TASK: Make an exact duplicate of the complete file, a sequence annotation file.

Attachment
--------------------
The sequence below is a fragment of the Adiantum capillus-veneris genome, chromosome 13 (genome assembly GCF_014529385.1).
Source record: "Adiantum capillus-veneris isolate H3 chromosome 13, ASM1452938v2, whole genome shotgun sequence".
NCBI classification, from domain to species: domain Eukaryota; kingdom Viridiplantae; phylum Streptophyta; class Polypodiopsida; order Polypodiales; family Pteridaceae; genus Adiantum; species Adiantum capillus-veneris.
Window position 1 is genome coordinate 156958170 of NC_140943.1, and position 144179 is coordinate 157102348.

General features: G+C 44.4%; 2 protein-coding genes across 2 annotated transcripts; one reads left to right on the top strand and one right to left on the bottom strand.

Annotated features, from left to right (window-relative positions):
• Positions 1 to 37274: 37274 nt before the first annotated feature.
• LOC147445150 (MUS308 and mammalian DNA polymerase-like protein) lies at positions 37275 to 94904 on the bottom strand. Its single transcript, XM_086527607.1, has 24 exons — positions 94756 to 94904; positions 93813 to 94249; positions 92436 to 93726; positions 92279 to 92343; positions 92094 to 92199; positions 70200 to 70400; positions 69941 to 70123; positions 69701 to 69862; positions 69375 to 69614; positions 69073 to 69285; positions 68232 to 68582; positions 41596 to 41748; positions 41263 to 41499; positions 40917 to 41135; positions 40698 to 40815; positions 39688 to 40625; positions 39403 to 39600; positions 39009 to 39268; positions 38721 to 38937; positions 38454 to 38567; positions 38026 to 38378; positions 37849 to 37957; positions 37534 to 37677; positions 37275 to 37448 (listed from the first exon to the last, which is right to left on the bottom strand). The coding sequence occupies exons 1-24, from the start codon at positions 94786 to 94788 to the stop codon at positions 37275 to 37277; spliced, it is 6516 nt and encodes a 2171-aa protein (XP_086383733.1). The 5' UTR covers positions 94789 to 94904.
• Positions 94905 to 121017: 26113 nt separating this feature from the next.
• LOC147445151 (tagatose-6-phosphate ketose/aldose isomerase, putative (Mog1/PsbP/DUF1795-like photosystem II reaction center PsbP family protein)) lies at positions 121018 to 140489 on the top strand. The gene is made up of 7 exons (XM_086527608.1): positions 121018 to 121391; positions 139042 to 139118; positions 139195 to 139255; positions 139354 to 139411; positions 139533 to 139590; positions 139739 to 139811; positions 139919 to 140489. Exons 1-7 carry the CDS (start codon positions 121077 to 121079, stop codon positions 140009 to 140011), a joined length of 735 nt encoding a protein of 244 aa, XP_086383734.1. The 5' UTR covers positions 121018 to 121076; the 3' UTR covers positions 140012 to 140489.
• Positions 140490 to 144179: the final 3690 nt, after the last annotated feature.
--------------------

The sequence below is a fragment of the Adiantum capillus-veneris genome, chromosome 13 (genome assembly GCF_014529385.1).
Source record: "Adiantum capillus-veneris isolate H3 chromosome 13, ASM1452938v2, whole genome shotgun sequence".
NCBI classification, from domain to species: domain Eukaryota; kingdom Viridiplantae; phylum Streptophyta; class Polypodiopsida; order Polypodiales; family Pteridaceae; genus Adiantum; species Adiantum capillus-veneris.
Window position 1 is genome coordinate 156958170 of NC_140943.1, and position 144179 is coordinate 157102348.

General features: G+C 44.4%; 2 protein-coding genes across 2 annotated transcripts; one reads left to right on the top strand and one right to left on the bottom strand.

Annotated features, from left to right (window-relative positions):
• Positions 1 to 37274: 37274 nt before the first annotated feature.
• LOC147445150 (MUS308 and mammalian DNA polymerase-like protein) lies at positions 37275 to 94904 on the bottom strand. Its single transcript, XM_086527607.1, has 24 exons — positions 94756 to 94904; positions 93813 to 94249; positions 92436 to 93726; positions 92279 to 92343; positions 92094 to 92199; positions 70200 to 70400; positions 69941 to 70123; positions 69701 to 69862; positions 69375 to 69614; positions 69073 to 69285; positions 68232 to 68582; positions 41596 to 41748; positions 41263 to 41499; positions 40917 to 41135; positions 40698 to 40815; positions 39688 to 40625; positions 39403 to 39600; positions 39009 to 39268; positions 38721 to 38937; positions 38454 to 38567; positions 38026 to 38378; positions 37849 to 37957; positions 37534 to 37677; positions 37275 to 37448 (listed from the first exon to the last, which is right to left on the bottom strand). The coding sequence occupies exons 1-24, from the start codon at positions 94786 to 94788 to the stop codon at positions 37275 to 37277; spliced, it is 6516 nt and encodes a 2171-aa protein (XP_086383733.1). The 5' UTR covers positions 94789 to 94904.
• Positions 94905 to 121017: 26113 nt separating this feature from the next.
• LOC147445151 (tagatose-6-phosphate ketose/aldose isomerase, putative (Mog1/PsbP/DUF1795-like photosystem II reaction center PsbP family protein)) lies at positions 121018 to 140489 on the top strand. The gene is made up of 7 exons (XM_086527608.1): positions 121018 to 121391; positions 139042 to 139118; positions 139195 to 139255; positions 139354 to 139411; positions 139533 to 139590; positions 139739 to 139811; positions 139919 to 140489. Exons 1-7 carry the CDS (start codon positions 121077 to 121079, stop codon positions 140009 to 140011), a joined length of 735 nt encoding a protein of 244 aa, XP_086383734.1. The 5' UTR covers positions 121018 to 121076; the 3' UTR covers positions 140012 to 140489.
• Positions 140490 to 144179: the final 3690 nt, after the last annotated feature.